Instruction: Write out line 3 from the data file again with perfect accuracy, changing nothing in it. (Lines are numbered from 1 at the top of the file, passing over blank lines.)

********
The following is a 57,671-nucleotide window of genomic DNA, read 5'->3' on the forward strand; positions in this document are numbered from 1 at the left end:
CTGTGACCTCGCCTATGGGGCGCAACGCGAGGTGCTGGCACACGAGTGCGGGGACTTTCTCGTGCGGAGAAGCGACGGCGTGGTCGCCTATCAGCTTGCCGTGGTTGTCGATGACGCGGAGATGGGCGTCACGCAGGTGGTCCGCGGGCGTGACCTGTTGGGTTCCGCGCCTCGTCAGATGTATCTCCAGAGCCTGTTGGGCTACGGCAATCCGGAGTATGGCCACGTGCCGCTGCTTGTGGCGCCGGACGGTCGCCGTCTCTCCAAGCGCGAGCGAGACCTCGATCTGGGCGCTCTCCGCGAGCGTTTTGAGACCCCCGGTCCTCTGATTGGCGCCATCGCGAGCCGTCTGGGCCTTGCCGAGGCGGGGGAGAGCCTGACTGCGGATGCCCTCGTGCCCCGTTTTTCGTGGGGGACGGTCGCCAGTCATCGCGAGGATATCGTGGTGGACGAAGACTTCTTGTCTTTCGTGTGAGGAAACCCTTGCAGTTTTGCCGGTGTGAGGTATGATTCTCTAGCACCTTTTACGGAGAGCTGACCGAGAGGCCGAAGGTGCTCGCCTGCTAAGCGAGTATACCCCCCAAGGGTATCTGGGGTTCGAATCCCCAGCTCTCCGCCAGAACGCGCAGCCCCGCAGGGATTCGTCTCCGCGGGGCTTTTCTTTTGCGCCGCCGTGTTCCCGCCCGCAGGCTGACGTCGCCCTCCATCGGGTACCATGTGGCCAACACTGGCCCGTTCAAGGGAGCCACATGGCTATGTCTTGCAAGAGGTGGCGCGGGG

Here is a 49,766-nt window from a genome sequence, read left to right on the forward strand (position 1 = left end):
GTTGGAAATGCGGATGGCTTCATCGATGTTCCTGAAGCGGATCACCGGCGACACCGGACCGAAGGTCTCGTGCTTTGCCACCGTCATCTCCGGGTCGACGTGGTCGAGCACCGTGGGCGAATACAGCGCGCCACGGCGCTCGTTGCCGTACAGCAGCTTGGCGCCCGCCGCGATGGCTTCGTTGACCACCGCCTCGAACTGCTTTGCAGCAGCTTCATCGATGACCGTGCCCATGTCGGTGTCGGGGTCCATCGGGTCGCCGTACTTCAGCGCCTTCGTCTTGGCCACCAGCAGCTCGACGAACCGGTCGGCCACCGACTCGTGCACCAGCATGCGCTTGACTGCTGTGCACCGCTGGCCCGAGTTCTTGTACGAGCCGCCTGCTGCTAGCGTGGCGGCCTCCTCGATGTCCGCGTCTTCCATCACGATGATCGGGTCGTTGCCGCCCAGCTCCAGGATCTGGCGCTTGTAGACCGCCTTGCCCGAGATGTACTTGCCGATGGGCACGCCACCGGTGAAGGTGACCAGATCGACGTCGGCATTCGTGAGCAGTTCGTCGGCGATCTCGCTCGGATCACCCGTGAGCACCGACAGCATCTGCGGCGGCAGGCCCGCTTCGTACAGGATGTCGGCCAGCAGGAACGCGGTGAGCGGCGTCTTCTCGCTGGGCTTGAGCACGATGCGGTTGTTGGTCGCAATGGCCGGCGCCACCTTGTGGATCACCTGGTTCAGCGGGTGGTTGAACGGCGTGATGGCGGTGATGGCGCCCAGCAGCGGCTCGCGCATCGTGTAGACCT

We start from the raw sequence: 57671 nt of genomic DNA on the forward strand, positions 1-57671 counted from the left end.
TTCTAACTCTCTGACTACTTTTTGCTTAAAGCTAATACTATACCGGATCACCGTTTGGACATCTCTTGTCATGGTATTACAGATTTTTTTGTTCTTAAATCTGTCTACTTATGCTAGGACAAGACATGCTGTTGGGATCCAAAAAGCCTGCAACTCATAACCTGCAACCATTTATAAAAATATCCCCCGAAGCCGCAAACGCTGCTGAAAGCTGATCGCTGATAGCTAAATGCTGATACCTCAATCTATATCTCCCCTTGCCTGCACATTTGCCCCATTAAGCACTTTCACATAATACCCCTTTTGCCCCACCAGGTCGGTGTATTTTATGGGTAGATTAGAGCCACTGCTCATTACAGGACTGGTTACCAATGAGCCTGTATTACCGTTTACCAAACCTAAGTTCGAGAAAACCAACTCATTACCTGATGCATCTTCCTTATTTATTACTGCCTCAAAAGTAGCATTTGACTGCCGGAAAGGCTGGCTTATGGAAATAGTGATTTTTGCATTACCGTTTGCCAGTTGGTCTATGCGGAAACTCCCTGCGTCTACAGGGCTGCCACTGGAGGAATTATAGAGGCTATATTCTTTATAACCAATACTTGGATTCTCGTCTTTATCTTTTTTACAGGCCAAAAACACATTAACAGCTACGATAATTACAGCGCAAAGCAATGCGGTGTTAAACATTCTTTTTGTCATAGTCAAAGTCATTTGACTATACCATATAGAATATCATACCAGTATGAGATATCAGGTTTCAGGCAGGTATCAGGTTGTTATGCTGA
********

Here is a 49,766-nt window from a genome sequence, read left to right on the forward strand (position 1 = left end):